I went on my first silent retreat in February 2016. It was a profound experience for me in many ways. It’s so rare to have an abundance of time in which there is nothing to do, other than to sit and observe. And in silent retreat, that’s exactly what happens. The observations can be surprising, and things come to the surface that you might not expect.
Mindfulness is the practice of staying awake, without judgement, to the present moment. Mindfulness practices include a range of activities including awareness of breath, non-judgement, non-reactivity, mindful eating, body scan, and some types of cognitive behavioral therapies. Today’s mindful practices, especially those undergoing scientific study (such as the MBSR curriculum,) are derived from ancient Buddhist practices. Mindfulness is being studied at an ever-growing rate, as more of the benefits of this ancient practice come to light and are adopted into mainstream modern culture.
One of the most common reasons that people come to yoga is to gain flexibility. As we age, certain areas of our bodies become stiff and we fall into habitual movement patterns that exacerbate the problem. For example, sitting for long periods of time will greatly reduce the range of motion at the hips for most people. One of the best ways to counteract all that sitting is to get up and move, and preferably practice yoga. Aside from feeling better, increasing flexibility can also promote healthy joints, muscles, and bones. It also ensures that we stay active, which in turn promotes cardiovascular health.
This is a break from our regular posts about anatomy and asana in order to focus on another key element of a yoga practice - yoga philosophy. I don’t remember when I first heard about my teacher, Ramaswami, but as soon as I learned about him, I was interested in studying with him. He used to offer a 200hr Vinyasa Krama teacher training at LMU in Los Angeles. In 2015, he announced that it would be his last year. Although I didn’t have the money or the time, and I already had a 200hr and 500hr certificate, I somehow made it happen: I traveled to LA for 6 weeks to learn from this legendary teacher.
The number of rotator cuff injuries reported in the US is increasing, as are the number of surgical interventions for such injuries. These injuries can be debilitating and interfere with work and recreation. Healing can take a long time, and surgery is often required. These types of injuries take an enormous toll on physical and mental well-being. Rotator cuff injuries often start with impingement. Impingement is when the tendons of the rotator cuff muscle become inflamed or trapped beneath the shoulder blade, usually due to a poorly or inefficiently functioning shoulder joint. This can lead to pain, discomfort, tearing of the tendons, and more serious injury.
Twists don’t have to tie you up in knots! In this blog post, I’ll review the anatomy of twists, discuss the dangers that people fear from twists (and the scientific literature around that danger), and suggest five twists that can be helpful for your yoga practice. Finally, I’ll discuss the benefits of twists (both real and imagined). If you’re not into the anatomy portion,, feel free to jump to the numbered twists below.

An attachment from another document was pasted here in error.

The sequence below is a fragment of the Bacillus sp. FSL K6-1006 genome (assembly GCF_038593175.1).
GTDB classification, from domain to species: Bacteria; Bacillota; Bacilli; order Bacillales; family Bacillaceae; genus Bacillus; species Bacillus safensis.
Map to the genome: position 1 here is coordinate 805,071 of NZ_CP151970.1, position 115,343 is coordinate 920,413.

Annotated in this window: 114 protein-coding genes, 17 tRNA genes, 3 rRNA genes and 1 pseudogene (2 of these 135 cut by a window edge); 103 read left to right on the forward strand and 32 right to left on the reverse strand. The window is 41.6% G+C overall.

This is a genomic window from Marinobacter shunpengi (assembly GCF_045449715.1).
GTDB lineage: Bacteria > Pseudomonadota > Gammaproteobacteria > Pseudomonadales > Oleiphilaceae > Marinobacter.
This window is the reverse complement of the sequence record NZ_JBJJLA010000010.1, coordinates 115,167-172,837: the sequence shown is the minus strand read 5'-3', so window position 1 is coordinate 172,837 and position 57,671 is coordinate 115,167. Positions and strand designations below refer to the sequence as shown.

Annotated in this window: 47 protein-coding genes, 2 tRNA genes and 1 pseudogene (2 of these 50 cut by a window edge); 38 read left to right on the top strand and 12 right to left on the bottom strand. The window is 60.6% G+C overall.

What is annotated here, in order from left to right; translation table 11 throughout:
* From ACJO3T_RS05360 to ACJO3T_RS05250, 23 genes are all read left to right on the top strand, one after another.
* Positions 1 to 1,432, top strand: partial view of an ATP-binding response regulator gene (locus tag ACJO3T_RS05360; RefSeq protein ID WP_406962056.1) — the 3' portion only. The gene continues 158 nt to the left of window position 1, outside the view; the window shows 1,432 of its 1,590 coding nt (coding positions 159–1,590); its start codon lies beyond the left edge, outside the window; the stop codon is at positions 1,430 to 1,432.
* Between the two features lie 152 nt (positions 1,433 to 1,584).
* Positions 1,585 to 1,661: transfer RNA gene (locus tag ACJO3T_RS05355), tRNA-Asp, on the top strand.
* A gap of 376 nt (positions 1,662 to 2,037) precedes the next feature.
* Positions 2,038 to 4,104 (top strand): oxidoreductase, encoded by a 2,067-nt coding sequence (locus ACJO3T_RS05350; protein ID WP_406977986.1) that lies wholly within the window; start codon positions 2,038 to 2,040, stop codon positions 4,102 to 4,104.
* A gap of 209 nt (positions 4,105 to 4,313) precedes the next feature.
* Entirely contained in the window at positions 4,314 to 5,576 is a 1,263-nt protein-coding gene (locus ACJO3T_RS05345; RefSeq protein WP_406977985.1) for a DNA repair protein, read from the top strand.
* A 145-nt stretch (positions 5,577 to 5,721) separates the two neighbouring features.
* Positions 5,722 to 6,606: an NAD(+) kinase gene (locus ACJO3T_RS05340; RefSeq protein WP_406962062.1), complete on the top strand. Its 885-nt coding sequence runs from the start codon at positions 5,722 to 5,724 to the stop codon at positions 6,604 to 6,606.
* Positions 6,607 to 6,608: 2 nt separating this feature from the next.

If you scroll through instagram looking for yoga photos, you’ll see only a handful of yogis posing in Warrior 1. It’s not a particularly flashy pose, or one that people like to show off on a beach or a mountaintop. But it is a foundational pose that can be fairly complex when you break it down into its component parts.
In many flow classes, it’s common to hear the instruction to ‘roll up to standing’ from a standing forward fold. This isn’t something that’s found in traditional yoga practices. In ashtanga yoga, you always rise from a forward fold with a flat back. I also haven’t encountered it in my (admittedly limited) experience with Iyengar yoga. It seems to be an instruction that has made its way into yoga classes via dance. Although it might seem like a harmless alternative, it is something I never teach anymore, and I teach my students in teacher trainings not to teach it either.
I stopped playing music during the yoga classes that I teach many years ago. Music is a distraction to me as a teacher and it is a distraction to students. Yoga is more than an exercise class. It is movement, breath work, meditation, and self-discovery. I view each asana class as a mindfulness practice above all else. And I believe that playing music during asana class can have unintended consequences for students.
Here are five reasons to stop playing music and embrace the silence as a yoga teacher:
There are many good reasons to practice back bends, but improvement in cardiovascular health may be one of the most important, and one of the most overlooked. There are several ways that a regular practice of back bends can impact your heart and lung function. The back bends don’t even have to be deep. Moderate poses such as bridge pose or locust pose would work well.